We started by giving both spanners the Vickers hardness test, which showed that the Tyrrell spanner was 12 percent harder than mine. We then fixed mine to a huge strain gauge, and I held the other one behind it and asked the technician to keep turning up the force until the two bends looked roughly equal. It wasn’t the most professional way of doing things, but it was good enough to show that my spanner only began to bend when the dial showed 460 newtons and had to reach 564 before the bends were similar. Allowing for the difference in hardness, this meant, I was told, that Uri would have to have had the strength to lift something weighing 635 kilos, which is rather more than the world weight lifting record.
As I was told it would, my spanner has since straightened itself out to the point where its bend is about fifteen degrees less than its original one, whereas the Tyrrell-Geller one has stayed put.
The psi researcher’s Holy Grail has long been what we call the Permanent Paranormal Object (PPO) or Effect (PPE), that is, something that cannot be replicated by normal means and the existence of which cannot be denied. Several possible examples of these, such as knots tied in pieces of string the ends of which were sealed to a board, were described by Johann Zöllner, professor of astronomy at the University of Leipzig. The man who reportedly performed this feat and several others was the American Henry Slade who, like Geller, amassed both abundant testimonials to his abilities and vehement denunciations.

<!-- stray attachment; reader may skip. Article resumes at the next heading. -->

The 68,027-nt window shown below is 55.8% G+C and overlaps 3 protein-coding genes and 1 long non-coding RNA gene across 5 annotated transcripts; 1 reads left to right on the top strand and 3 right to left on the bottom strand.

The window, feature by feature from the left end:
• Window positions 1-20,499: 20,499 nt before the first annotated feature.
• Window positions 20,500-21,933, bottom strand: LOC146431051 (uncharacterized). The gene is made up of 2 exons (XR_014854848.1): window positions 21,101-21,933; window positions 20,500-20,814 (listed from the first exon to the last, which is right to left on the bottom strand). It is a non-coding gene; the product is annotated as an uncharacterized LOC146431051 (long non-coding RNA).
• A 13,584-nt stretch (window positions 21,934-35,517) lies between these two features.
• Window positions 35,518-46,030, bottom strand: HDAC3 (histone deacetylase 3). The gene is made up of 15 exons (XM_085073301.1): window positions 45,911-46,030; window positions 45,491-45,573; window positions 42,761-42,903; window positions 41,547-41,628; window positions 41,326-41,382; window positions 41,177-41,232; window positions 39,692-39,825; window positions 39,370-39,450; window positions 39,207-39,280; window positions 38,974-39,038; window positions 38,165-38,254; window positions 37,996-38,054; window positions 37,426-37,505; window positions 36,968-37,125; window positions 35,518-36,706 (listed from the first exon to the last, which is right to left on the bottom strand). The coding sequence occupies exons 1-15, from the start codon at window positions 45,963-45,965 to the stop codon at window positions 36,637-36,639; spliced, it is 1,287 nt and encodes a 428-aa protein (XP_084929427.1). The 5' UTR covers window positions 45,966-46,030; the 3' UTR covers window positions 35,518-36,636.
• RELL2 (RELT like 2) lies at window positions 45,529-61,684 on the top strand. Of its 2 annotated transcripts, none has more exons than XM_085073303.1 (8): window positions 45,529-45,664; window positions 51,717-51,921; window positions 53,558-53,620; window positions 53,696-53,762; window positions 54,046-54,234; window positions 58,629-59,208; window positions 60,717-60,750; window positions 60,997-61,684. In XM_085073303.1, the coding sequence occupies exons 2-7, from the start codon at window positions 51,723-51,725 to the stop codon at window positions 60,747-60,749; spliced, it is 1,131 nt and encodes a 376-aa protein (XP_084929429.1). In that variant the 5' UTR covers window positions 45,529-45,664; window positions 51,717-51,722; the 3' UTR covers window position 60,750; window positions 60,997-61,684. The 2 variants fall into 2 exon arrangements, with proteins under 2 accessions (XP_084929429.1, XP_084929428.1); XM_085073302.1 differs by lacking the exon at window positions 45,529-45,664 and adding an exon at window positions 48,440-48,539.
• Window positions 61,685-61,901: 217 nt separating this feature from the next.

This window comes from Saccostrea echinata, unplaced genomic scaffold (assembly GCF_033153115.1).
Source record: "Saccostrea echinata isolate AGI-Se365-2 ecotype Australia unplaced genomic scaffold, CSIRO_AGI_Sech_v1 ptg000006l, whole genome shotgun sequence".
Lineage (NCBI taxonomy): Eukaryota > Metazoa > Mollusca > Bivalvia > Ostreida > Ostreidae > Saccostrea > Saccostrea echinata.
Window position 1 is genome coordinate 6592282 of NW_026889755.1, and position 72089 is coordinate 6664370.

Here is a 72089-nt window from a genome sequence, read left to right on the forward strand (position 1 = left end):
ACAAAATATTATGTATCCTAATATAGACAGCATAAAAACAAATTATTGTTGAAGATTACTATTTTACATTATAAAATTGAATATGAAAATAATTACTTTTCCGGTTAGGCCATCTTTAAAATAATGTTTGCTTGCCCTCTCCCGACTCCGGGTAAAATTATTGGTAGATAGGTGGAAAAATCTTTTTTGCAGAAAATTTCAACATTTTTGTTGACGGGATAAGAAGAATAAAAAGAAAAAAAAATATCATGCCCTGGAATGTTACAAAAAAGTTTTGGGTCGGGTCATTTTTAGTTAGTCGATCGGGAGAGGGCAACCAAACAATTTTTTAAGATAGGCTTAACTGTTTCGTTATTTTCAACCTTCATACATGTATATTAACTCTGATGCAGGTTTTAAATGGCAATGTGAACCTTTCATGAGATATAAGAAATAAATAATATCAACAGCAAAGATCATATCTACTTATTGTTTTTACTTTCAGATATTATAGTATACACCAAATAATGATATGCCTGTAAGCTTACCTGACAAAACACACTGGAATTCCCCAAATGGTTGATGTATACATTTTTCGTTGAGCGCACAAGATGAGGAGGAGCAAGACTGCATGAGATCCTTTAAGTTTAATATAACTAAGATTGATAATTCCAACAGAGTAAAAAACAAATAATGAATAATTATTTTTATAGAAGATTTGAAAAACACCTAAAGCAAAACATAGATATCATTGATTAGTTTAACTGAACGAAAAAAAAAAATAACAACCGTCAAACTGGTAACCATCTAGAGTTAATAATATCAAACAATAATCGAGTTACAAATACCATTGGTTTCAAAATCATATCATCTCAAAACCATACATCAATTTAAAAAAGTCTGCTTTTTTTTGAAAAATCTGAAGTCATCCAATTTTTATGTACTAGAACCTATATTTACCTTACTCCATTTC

There are those who feel that Slade’s name may have been unjustifiably wiped from history (see Inglis, 1992, pp. 281-5). However, his PPOs, if that is what they were, have not survived and so have no evidential value today. The Silverstone spanner is another matter altogether. It has survived, and until somebody manages to bend a similar spanner under the same conditions as those of 1998 it can rightly be called at the very least a Temporary Paranormal Object. If attempts to replicate it by physical force alone fail, it can rightly be awarded PPO status, perhaps the first of its kind.
Brian Inglis. Natural and Supernatural. Revised ed., Prism, 1992
Guy Lyon Playfair. Mindforce. Brilliant Books, 1999.
J.C.F.Zöllner. Transcendental Physics. Tr. C.C.Massey, Harrison, 1882
1 Uri holding the spanner when he gave it to me
2 Strain gauge test